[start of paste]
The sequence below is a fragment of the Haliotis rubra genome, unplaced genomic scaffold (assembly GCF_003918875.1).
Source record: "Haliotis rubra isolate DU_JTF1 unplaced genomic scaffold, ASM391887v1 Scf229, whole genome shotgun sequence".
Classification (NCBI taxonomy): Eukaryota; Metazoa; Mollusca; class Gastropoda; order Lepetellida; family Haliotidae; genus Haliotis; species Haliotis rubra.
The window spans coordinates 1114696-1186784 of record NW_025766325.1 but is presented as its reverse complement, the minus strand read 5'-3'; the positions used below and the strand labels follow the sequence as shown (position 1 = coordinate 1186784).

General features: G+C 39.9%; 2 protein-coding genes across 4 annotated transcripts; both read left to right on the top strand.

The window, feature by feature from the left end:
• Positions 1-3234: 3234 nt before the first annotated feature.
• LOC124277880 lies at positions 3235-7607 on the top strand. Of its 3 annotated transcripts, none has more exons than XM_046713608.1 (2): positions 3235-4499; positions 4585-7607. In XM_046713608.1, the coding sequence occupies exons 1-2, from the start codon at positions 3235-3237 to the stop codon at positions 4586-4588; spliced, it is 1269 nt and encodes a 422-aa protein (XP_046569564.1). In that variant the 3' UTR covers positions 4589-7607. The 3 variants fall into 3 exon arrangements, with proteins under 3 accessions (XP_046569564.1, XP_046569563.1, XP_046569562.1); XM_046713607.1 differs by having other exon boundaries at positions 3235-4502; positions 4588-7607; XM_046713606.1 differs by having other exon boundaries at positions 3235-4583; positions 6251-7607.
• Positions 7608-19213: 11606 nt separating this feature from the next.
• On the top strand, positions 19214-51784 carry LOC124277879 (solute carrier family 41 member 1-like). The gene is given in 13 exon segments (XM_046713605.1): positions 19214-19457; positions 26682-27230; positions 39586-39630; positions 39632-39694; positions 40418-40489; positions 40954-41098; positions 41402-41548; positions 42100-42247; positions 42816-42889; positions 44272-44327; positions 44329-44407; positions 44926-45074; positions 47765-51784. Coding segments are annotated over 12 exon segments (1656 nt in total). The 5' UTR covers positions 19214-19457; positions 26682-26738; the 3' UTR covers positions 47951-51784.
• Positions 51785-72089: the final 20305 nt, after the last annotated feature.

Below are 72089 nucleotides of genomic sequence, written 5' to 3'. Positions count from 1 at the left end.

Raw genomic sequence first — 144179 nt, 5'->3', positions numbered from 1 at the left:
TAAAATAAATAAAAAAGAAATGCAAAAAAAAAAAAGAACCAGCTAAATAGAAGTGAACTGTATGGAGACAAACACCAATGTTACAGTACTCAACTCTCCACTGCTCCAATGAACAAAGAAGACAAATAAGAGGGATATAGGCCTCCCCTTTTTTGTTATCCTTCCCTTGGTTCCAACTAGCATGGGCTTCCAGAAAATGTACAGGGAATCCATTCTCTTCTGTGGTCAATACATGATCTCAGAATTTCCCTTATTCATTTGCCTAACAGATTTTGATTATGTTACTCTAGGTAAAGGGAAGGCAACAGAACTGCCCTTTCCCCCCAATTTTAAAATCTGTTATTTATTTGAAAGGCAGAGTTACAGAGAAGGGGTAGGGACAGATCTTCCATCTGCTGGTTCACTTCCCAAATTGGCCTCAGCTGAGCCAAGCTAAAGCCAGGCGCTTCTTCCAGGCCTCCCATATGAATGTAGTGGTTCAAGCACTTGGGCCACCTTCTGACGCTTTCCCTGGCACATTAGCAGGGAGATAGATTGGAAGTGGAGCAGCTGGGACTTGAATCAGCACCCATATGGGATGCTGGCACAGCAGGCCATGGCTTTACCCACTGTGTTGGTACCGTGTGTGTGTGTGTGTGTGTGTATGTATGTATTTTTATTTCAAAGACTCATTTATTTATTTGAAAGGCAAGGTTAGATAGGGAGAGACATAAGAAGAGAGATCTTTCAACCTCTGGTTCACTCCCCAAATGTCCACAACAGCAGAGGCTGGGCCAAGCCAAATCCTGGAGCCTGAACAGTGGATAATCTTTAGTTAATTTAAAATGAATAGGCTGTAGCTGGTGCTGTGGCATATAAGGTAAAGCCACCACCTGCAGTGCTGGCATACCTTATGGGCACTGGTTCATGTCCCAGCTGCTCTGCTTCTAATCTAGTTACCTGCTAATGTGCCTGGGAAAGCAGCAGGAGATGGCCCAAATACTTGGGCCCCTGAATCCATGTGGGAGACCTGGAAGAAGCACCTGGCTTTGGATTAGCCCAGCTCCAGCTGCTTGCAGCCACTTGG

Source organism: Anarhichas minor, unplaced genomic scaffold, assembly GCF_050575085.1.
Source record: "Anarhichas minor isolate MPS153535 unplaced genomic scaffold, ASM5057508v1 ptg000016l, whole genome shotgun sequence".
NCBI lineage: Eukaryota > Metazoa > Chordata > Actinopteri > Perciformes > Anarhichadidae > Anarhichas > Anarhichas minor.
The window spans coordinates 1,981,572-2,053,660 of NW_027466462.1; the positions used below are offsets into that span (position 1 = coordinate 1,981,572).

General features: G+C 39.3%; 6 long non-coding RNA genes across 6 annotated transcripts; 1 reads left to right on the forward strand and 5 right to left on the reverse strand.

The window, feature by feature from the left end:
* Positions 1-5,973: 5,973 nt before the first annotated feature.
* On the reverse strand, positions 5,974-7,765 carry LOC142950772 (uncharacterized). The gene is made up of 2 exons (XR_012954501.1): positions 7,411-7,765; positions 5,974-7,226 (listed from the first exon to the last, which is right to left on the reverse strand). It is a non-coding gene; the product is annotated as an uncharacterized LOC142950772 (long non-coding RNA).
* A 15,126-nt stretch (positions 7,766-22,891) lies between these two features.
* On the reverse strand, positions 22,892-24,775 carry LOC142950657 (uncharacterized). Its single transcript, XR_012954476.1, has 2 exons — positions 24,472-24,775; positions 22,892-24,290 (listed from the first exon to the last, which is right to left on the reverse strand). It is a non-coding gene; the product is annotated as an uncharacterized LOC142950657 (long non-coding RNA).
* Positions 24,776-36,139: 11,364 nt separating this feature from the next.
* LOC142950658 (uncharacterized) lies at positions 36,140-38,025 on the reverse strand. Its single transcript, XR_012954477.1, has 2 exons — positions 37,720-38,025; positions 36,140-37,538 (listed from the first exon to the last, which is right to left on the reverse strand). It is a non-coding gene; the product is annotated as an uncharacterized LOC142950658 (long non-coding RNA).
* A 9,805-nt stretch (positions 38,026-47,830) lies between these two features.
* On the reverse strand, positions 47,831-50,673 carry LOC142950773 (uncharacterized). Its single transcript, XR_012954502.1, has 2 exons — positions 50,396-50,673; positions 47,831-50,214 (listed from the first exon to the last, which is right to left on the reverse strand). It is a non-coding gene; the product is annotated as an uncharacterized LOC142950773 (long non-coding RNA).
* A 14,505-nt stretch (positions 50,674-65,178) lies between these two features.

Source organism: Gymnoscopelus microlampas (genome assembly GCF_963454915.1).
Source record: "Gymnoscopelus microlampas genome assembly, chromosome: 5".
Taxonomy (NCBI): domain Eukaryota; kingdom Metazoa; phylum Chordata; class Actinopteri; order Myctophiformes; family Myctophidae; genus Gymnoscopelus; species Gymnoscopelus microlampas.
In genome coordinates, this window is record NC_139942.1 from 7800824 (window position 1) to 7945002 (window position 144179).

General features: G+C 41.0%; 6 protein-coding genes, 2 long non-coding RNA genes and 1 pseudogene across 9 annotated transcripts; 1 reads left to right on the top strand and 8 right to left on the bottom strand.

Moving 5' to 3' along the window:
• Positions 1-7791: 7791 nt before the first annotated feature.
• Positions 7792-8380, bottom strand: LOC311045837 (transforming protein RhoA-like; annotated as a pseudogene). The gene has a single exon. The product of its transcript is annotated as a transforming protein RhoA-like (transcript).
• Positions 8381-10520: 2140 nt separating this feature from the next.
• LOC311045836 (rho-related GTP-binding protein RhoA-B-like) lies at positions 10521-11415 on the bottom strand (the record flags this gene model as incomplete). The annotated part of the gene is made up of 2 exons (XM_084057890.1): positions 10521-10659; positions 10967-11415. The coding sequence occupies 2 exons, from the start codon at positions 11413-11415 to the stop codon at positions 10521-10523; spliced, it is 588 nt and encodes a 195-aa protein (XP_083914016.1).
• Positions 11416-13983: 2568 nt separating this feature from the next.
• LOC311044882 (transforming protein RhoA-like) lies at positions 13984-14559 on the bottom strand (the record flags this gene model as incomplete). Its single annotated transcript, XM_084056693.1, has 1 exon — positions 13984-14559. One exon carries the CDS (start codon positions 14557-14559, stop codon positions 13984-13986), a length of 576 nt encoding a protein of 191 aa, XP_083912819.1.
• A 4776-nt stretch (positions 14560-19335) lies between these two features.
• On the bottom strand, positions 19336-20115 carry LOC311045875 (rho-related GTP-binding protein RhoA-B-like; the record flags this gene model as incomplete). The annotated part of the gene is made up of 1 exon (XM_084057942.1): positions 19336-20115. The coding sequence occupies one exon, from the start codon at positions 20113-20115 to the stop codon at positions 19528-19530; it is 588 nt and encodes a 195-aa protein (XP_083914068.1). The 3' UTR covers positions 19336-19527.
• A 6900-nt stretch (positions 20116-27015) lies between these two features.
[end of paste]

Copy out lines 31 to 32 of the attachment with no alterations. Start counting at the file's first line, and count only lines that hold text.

Source record: "Gymnoscopelus microlampas genome assembly, chromosome: 5".
Taxonomy (NCBI): domain Eukaryota; kingdom Metazoa; phylum Chordata; class Actinopteri; order Myctophiformes; family Myctophidae; genus Gymnoscopelus; species Gymnoscopelus microlampas.